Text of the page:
This Missouri Wine Maker Stomps More Than Grapes When He Puts On Pro Wrestling Garb
If you can smell what the Rock is cooking, you might be interested in the wine "Niles Plonk" is fermenting.
Kraig Keesaman, who owns in Osborn, Missouri, wrestles with the newly formed as a nasty wine snob named Niles Plonk (Plonké when he puts on airs).
"He's every personification of what you think a wine snob is in every negative aspect of that. It's great because I can take my real-life job and apply it to him," says Keesaman. "In wrestling, your character is really an amplification of yourself."
He describes professional wrestling as an entertainment sport or athletic theater. It's also typically a good-versus-evil proposition — audiences will take that story any way they can get it.
Fans leave no doubt that Keesaman's wine-snob character, who wears a silk robe and carries a glass of wine, is the bad guy, booing and yelling "wino" and "heel" at him.
"We're beer country here," Keesaman says. "Wine is one of those things that, although it's becoming more acceptable in this culture, it's still considered a hoity-toit thing."
He has been wrestling since he was 17, when every wrestler’s goal was to make it to the WWE (World Wrestling Entertainment), which went by WWF (World Wrestling Federation) until 2002.
Now, a resurgence of the independent wrestling circuit makes the WWE a little less appealing.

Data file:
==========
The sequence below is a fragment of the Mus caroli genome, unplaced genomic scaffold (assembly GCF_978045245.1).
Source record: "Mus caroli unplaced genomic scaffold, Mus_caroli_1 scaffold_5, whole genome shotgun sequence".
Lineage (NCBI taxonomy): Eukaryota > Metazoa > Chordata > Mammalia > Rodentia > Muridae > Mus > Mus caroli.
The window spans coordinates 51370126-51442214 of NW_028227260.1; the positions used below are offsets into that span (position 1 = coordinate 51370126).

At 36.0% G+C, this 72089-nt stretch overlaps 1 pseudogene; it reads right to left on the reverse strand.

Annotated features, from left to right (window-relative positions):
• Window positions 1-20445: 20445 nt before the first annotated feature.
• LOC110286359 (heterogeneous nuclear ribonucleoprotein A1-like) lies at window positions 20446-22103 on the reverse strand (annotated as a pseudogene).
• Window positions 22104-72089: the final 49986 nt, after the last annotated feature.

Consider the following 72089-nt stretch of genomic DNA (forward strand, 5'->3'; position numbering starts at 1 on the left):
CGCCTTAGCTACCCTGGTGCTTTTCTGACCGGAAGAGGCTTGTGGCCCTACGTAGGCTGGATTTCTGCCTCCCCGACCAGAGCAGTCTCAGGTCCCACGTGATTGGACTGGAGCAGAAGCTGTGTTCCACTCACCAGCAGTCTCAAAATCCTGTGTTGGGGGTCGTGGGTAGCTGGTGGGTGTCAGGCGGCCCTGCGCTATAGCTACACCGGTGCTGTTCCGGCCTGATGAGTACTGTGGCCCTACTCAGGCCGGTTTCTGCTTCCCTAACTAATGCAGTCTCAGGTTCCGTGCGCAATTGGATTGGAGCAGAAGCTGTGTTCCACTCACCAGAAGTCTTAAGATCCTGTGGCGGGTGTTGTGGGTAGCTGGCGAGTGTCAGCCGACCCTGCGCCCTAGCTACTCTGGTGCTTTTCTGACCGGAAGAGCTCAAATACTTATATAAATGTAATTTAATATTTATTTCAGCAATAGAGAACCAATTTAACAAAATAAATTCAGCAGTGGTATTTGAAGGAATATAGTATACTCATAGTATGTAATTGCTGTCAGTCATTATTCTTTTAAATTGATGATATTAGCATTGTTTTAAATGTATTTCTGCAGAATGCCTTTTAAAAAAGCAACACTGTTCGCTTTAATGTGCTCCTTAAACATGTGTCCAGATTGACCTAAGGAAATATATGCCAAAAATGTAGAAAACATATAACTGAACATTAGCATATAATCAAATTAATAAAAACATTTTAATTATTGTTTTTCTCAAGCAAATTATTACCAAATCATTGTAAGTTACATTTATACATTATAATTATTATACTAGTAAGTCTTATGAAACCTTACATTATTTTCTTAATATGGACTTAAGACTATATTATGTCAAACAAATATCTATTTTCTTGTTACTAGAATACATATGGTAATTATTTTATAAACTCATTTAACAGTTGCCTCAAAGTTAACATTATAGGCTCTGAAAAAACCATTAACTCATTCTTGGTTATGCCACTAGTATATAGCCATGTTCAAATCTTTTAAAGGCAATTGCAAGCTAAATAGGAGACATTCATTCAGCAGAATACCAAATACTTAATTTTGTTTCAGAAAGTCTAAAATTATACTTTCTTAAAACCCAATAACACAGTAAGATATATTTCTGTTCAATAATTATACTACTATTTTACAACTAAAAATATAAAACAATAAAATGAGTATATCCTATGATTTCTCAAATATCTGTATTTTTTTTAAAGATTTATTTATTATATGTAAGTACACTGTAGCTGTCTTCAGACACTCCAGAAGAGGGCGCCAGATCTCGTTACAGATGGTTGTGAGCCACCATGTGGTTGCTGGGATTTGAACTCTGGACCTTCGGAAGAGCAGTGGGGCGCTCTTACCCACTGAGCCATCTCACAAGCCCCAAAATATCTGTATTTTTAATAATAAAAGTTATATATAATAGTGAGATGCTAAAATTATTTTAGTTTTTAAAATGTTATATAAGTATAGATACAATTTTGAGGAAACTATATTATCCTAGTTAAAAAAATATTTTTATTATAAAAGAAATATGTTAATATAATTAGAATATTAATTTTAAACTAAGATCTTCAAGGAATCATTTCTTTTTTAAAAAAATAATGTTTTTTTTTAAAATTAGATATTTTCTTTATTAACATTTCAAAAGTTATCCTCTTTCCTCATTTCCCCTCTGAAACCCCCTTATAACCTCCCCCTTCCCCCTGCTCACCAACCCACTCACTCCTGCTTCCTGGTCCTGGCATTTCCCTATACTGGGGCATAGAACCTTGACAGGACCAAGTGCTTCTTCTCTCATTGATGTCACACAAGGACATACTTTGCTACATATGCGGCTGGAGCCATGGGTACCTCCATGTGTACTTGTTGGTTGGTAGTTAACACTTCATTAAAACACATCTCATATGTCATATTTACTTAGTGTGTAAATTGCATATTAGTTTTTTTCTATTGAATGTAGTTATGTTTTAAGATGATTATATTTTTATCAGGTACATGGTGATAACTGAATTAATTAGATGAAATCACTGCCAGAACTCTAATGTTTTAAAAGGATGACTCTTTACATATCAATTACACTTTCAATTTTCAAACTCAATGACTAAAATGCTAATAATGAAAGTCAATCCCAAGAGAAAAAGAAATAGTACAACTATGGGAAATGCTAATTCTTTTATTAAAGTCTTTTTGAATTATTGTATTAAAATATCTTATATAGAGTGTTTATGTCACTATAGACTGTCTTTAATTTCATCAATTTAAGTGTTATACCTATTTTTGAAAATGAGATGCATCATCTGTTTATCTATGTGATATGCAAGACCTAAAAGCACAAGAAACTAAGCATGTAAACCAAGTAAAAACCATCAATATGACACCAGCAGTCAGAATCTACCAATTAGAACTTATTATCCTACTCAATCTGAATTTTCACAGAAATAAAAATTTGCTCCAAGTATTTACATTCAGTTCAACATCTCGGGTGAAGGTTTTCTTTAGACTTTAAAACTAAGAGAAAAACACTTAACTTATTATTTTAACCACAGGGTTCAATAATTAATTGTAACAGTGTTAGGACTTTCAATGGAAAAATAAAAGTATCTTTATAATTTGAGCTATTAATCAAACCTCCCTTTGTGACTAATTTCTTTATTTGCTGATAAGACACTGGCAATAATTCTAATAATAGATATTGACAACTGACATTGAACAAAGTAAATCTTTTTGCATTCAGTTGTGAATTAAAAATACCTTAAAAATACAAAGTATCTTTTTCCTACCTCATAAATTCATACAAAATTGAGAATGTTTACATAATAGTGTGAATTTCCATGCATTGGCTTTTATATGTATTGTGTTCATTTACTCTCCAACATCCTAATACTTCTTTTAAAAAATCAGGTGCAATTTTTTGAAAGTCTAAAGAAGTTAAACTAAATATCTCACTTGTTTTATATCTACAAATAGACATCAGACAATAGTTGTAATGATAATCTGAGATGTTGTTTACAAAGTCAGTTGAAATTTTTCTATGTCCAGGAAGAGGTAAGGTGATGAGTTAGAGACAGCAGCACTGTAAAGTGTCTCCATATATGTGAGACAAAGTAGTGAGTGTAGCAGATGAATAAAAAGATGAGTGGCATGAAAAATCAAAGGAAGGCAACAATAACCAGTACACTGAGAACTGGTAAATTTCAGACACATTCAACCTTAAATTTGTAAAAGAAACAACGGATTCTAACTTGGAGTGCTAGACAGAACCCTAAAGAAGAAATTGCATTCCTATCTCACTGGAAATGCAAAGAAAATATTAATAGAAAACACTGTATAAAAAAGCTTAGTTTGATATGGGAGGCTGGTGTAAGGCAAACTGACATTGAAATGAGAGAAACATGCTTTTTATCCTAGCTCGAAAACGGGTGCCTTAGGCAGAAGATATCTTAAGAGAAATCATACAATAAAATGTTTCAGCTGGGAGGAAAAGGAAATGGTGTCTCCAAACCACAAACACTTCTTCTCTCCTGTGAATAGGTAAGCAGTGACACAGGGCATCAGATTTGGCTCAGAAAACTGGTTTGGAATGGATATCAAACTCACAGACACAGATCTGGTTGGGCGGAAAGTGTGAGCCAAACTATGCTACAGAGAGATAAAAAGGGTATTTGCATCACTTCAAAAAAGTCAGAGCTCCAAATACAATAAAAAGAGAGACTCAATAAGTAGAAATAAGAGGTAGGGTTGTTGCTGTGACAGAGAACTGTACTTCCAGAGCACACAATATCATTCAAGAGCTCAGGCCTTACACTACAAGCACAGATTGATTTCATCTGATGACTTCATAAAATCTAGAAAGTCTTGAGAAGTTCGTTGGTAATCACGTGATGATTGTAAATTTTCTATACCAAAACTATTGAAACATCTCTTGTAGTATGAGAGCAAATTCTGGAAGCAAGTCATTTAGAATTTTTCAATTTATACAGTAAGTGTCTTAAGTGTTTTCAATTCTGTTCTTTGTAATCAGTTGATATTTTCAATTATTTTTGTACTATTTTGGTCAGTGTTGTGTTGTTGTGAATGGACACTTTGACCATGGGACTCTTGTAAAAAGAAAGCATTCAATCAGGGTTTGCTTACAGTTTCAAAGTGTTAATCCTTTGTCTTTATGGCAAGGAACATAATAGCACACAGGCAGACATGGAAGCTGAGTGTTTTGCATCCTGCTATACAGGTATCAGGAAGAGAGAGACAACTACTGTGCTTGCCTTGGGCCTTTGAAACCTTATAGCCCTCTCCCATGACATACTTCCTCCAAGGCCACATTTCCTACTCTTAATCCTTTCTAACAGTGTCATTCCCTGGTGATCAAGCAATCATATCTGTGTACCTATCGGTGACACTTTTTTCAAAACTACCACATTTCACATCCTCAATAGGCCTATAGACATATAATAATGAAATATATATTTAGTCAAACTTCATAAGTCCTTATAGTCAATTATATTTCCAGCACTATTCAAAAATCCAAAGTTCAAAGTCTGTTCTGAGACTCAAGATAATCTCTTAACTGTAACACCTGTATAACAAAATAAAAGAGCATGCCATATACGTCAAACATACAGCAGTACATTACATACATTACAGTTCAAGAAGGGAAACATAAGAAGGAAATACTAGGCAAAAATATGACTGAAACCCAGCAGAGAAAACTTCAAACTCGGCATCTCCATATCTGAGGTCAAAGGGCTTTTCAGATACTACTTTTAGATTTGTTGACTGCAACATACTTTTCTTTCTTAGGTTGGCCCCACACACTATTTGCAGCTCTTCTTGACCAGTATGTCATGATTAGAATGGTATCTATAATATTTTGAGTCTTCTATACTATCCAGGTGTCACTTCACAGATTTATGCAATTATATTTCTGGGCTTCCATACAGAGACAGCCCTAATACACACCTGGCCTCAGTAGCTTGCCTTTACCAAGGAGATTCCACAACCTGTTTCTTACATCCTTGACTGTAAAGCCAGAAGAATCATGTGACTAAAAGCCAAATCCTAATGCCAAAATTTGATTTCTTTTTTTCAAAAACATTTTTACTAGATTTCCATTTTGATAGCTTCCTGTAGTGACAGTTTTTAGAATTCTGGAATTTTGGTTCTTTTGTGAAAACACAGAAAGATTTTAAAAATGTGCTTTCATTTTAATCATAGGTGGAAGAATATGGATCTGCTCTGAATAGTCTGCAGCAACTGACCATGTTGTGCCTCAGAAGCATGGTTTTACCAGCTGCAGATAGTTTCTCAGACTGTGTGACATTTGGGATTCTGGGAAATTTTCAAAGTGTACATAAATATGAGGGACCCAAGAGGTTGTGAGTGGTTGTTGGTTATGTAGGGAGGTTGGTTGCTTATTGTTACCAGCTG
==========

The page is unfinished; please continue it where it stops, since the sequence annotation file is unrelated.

Journey Pro KC is an independent professional wrestling organization that started in Kansas City in December, taking over for the defunct National Wrasslin’ League.
Co-owner Walter Fulbright says that the business is attracting 25- to-40-year-olds who might have enjoyed watching WWE when they were younger.
He says the shows offer a "mutual catharsis" between performers and fans.
Fulbright's take on wrestling is that it's a combination of athletics, sports, performance art and improvisational theater. The wrestlers play to the mood and whims of each crowd.
"I think people who watch wrestling assume, 'OK, they know exactly how this is going to go from the very beginning when the bell rings. They've memorized it like a circus would; they know the whole act.'"
Not so, Fulbright says.
"What makes this so powerful is that the audience becomes part of the performance, and there are very few arts where that's true."
Keesaman says it's no secret that wrestlers do have an idea of the storyline they'll follow, but a lot more than audience response can change the story. Any variation to the routine causes the performers to improvise.
Maybe the rope someone is supposed to bounce off of breaks. Or maybe the good guy is legitimately knocked out — it is an intense contact sport, after all. How will the bad guy finish the show properly if his partner is unconscious?
It's the element of improv, Keesaman says, that makes wrestling "so organic, and so great for the audience to see and the wrestlers too."
Fulbright says it's a singular type of performance.
"It's a great American tradition that has survived the test of time. It changes over time and reflects who we are culturally as a people, and it's something that connects us."
Kraig Keesaman and Walter Fulbright spoke with KCUR on a recent edition of Central Standard. Listen to the full conversation here.
Follow KCUR contributor on Twitter, @annekniggendorf .
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